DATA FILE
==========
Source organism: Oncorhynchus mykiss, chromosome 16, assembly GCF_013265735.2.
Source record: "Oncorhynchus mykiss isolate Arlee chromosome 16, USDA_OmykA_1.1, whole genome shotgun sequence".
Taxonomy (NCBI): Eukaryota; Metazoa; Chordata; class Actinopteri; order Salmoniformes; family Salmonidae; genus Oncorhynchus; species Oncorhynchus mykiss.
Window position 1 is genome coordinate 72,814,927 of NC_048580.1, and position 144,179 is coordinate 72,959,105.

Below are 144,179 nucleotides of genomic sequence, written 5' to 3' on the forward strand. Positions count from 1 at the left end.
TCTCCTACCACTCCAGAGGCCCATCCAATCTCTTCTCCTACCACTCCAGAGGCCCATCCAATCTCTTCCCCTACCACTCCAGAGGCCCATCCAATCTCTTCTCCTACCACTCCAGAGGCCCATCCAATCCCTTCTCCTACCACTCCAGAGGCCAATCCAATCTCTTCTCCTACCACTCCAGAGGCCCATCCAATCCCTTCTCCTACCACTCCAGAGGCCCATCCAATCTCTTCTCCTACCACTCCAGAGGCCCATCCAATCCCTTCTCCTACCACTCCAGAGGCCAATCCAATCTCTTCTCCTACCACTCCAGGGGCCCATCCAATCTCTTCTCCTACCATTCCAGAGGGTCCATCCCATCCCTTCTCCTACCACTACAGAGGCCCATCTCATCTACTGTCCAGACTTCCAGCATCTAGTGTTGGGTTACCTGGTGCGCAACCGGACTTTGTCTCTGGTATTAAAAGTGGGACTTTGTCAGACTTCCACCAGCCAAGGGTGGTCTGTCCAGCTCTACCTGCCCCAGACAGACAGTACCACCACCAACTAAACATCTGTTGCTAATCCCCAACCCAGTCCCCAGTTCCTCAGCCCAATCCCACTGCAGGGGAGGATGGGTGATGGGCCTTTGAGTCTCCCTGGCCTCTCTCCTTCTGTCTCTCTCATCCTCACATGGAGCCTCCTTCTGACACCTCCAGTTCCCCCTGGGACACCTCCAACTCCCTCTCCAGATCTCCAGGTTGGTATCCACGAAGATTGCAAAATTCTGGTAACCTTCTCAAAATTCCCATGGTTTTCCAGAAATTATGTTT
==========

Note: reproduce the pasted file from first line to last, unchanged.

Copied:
Source organism: Oncorhynchus mykiss, chromosome 16, assembly GCF_013265735.2.
Source record: "Oncorhynchus mykiss isolate Arlee chromosome 16, USDA_OmykA_1.1, whole genome shotgun sequence".
Taxonomy (NCBI): Eukaryota; Metazoa; Chordata; class Actinopteri; order Salmoniformes; family Salmonidae; genus Oncorhynchus; species Oncorhynchus mykiss.
Window position 1 is genome coordinate 72,814,927 of NC_048580.1, and position 144,179 is coordinate 72,959,105.

Below are 144,179 nucleotides of genomic sequence, written 5' to 3' on the forward strand. Positions count from 1 at the left end.
TCTCCTACCACTCCAGAGGCCCATCCAATCTCTTCTCCTACCACTCCAGAGGCCCATCCAATCTCTTCCCCTACCACTCCAGAGGCCCATCCAATCTCTTCTCCTACCACTCCAGAGGCCCATCCAATCCCTTCTCCTACCACTCCAGAGGCCAATCCAATCTCTTCTCCTACCACTCCAGAGGCCCATCCAATCCCTTCTCCTACCACTCCAGAGGCCCATCCAATCTCTTCTCCTACCACTCCAGAGGCCCATCCAATCCCTTCTCCTACCACTCCAGAGGCCAATCCAATCTCTTCTCCTACCACTCCAGGGGCCCATCCAATCTCTTCTCCTACCATTCCAGAGGGTCCATCCCATCCCTTCTCCTACCACTACAGAGGCCCATCTCATCTACTGTCCAGACTTCCAGCATCTAGTGTTGGGTTACCTGGTGCGCAACCGGACTTTGTCTCTGGTATTAAAAGTGGGACTTTGTCAGACTTCCACCAGCCAAGGGTGGTCTGTCCAGCTCTACCTGCCCCAGACAGACAGTACCACCACCAACTAAACATCTGTTGCTAATCCCCAACCCAGTCCCCAGTTCCTCAGCCCAATCCCACTGCAGGGGAGGATGGGTGATGGGCCTTTGAGTCTCCCTGGCCTCTCTCCTTCTGTCTCTCTCATCCTCACATGGAGCCTCCTTCTGACACCTCCAGTTCCCCCTGGGACACCTCCAACTCCCTCTCCAGATCTCCAGGTTGGTATCCACGAAGATTGCAAAATTCTGGTAACCTTCTCAAAATTCCCATGGTTTTCCAGAAATTATGTTT